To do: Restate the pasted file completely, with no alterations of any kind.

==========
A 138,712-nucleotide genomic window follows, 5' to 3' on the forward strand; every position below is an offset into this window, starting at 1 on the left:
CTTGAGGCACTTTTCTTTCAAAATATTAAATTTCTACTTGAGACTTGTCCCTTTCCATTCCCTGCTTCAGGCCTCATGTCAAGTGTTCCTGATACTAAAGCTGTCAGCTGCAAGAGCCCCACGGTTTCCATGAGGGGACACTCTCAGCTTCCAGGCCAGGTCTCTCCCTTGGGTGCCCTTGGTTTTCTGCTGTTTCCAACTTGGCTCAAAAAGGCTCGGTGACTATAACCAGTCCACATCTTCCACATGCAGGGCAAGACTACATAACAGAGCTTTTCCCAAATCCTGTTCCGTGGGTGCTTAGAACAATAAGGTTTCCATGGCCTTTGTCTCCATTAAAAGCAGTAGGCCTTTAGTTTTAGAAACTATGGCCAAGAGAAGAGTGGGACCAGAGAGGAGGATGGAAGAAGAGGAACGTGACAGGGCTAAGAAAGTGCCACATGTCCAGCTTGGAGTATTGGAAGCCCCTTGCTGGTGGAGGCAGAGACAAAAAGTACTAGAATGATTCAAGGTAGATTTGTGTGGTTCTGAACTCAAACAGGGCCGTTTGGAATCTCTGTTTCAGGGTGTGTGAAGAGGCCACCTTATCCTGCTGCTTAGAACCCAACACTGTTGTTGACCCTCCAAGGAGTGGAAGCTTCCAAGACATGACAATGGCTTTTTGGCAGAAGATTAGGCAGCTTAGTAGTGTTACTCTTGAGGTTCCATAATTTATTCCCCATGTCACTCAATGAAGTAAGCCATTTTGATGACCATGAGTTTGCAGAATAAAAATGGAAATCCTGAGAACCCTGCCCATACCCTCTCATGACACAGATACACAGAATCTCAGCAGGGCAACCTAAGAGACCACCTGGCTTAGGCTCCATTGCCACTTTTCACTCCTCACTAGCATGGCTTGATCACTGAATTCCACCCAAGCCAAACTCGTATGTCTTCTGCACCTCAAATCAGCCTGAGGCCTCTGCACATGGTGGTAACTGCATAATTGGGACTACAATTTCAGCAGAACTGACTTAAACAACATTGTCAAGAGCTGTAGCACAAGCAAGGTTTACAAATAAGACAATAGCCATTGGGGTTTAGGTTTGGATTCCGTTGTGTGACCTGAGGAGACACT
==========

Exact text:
A 138,712-nucleotide genomic window follows, 5' to 3' on the forward strand; every position below is an offset into this window, starting at 1 on the left:
CTTGAGGCACTTTTCTTTCAAAATATTAAATTTCTACTTGAGACTTGTCCCTTTCCATTCCCTGCTTCAGGCCTCATGTCAAGTGTTCCTGATACTAAAGCTGTCAGCTGCAAGAGCCCCACGGTTTCCATGAGGGGACACTCTCAGCTTCCAGGCCAGGTCTCTCCCTTGGGTGCCCTTGGTTTTCTGCTGTTTCCAACTTGGCTCAAAAAGGCTCGGTGACTATAACCAGTCCACATCTTCCACATGCAGGGCAAGACTACATAACAGAGCTTTTCCCAAATCCTGTTCCGTGGGTGCTTAGAACAATAAGGTTTCCATGGCCTTTGTCTCCATTAAAAGCAGTAGGCCTTTAGTTTTAGAAACTATGGCCAAGAGAAGAGTGGGACCAGAGAGGAGGATGGAAGAAGAGGAACGTGACAGGGCTAAGAAAGTGCCACATGTCCAGCTTGGAGTATTGGAAGCCCCTTGCTGGTGGAGGCAGAGACAAAAAGTACTAGAATGATTCAAGGTAGATTTGTGTGGTTCTGAACTCAAACAGGGCCGTTTGGAATCTCTGTTTCAGGGTGTGTGAAGAGGCCACCTTATCCTGCTGCTTAGAACCCAACACTGTTGTTGACCCTCCAAGGAGTGGAAGCTTCCAAGACATGACAATGGCTTTTTGGCAGAAGATTAGGCAGCTTAGTAGTGTTACTCTTGAGGTTCCATAATTTATTCCCCATGTCACTCAATGAAGTAAGCCATTTTGATGACCATGAGTTTGCAGAATAAAAATGGAAATCCTGAGAACCCTGCCCATACCCTCTCATGACACAGATACACAGAATCTCAGCAGGGCAACCTAAGAGACCACCTGGCTTAGGCTCCATTGCCACTTTTCACTCCTCACTAGCATGGCTTGATCACTGAATTCCACCCAAGCCAAACTCGTATGTCTTCTGCACCTCAAATCAGCCTGAGGCCTCTGCACATGGTGGTAACTGCATAATTGGGACTACAATTTCAGCAGAACTGACTTAAACAACATTGTCAAGAGCTGTAGCACAAGCAAGGTTTACAAATAAGACAATAGCCATTGGGGTTTAGGTTTGGATTCCGTTGTGTGACCTGAGGAGACACT